So let’s get to the heart of the matter if you will, the incarnation of Jesus. In John 1:14 in the message we read these words, (which by the way are some of my favorite words in all of Scripture), “The Word became flesh and blood, and moved into the neighborhood. We saw the glory with our own eyes, the one-of-a-kind glory, like Father, like Son, Generous inside and out, true from start to finish.”
So in the book Flesh, which is the book that is our jumping off point for our 4 week sermon series, Hugh talks about a five step process or grid or flow of how Jesus moved into the lives of people. The 5 steps are incarnation (what we are talking about today), reputation/street cred (what we are talking about next week), Conversation, Confrontation (what we are talking about on May 11), and finally Incarnational Transformation (what we will finish on May 18). We start with incarnation because that is where Jesus started. He came to earth, moved into the neighborhood, got an apartment, etc.. He dropped into our world.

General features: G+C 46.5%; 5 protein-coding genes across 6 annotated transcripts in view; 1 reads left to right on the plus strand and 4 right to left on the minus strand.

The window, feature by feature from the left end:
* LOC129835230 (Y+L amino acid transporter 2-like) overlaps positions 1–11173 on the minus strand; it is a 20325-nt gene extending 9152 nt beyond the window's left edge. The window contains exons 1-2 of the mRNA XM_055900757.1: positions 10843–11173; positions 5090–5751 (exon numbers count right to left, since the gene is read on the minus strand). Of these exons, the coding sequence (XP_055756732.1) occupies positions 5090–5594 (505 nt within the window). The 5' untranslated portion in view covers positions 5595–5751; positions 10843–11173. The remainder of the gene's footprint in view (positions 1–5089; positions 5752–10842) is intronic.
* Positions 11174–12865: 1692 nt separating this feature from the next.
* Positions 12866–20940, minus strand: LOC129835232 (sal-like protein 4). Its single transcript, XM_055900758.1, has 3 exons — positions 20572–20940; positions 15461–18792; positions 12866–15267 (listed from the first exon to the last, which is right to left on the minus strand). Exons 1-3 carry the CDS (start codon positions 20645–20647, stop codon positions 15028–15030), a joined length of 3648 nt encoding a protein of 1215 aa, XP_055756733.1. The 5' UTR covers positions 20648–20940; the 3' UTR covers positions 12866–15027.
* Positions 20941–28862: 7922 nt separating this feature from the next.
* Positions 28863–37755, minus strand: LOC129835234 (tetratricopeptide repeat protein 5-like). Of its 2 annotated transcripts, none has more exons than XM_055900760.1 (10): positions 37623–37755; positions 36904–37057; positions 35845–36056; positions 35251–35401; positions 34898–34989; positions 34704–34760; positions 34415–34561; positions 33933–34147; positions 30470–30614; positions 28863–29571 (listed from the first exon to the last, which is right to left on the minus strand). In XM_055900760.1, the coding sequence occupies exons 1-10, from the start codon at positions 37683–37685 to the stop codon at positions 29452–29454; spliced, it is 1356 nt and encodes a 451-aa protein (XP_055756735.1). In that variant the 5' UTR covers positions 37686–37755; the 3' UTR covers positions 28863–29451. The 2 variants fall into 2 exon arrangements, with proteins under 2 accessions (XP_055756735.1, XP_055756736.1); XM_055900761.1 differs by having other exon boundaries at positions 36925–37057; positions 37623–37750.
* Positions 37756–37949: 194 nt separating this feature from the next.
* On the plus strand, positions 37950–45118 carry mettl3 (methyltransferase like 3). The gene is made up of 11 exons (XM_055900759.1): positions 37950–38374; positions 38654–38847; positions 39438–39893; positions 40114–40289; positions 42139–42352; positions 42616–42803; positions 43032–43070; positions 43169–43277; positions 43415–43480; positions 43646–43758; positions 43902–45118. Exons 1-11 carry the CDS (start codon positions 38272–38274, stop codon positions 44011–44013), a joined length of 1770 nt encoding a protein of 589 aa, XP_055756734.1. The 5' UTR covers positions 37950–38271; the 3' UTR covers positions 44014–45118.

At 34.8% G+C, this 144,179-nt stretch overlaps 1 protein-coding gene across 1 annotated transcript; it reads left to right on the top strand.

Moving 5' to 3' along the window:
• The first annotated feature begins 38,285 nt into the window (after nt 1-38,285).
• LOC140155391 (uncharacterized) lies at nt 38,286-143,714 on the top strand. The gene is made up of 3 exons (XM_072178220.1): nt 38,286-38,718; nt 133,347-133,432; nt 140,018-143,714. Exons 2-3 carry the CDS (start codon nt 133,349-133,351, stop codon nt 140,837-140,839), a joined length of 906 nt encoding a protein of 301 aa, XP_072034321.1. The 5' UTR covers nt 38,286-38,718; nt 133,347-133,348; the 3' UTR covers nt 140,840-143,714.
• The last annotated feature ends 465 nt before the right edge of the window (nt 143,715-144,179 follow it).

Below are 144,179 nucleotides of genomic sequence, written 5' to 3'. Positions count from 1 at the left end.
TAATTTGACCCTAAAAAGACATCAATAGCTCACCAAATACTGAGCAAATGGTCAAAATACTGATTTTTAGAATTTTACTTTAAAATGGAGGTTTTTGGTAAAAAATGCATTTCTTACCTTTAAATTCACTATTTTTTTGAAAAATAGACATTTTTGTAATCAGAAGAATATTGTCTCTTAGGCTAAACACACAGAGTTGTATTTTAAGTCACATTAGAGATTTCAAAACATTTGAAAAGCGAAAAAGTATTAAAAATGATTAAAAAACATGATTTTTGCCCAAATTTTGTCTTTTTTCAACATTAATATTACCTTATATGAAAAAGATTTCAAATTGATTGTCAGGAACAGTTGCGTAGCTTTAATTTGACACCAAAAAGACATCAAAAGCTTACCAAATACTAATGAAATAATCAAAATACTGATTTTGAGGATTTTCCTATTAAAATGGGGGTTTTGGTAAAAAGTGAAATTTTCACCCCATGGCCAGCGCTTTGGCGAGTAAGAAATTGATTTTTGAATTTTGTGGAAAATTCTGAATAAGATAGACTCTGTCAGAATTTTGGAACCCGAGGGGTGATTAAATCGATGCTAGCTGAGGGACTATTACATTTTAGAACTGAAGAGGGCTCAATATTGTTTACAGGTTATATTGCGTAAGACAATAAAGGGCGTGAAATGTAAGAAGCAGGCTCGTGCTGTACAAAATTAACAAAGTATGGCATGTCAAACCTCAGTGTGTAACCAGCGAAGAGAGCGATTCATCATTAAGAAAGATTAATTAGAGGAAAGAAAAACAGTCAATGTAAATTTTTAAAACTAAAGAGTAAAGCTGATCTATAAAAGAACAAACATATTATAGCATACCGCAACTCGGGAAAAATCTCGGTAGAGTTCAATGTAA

You could honestly say that Jesus was the most missional and incarnational person ever to walk the face of this earth. And you would definitely be right. You see missional when you break it all down just means simply to be sent, and incarnational means the posture and going in the way of Jesus. God knew that you couldn’t just talk about the Kingdom of God and what it meant to follow Him. He knew that we humans needed to see the Kingdom lived out in the flesh. After all isn’t that what the rest of John 1:14 is about? “We saw the glory with our own eyes, the one-of-a-kind glory, like Father, like Son, Generous inside and out, true from start to finish.” We needed to see someone enflesh the values, beliefs, and dreams of the Kingdom of God in order to truly understand it. Jesus, by taking on flesh and blood and moving into our neighborhood, helped us, the human race, move beyond disorientation. Move beyond disorientation away from the Kingdom to orientation towards the Kingdom. And if Jesus came to orientate people towards the Kingdom, shouldn't that also be our role as well, as followers of Jesus? That if we are to enflesh Jesus in our lives, and out into the world, than we should draw people, point people, and orientate them towards Jesus and the Kingdom. But therein lies the rub. You see so many times it seems like people get more disorientated and away from the Kingdom because of what they experience inside religion and through bad experiences with people who are supposed to enflesh Jesus in the world.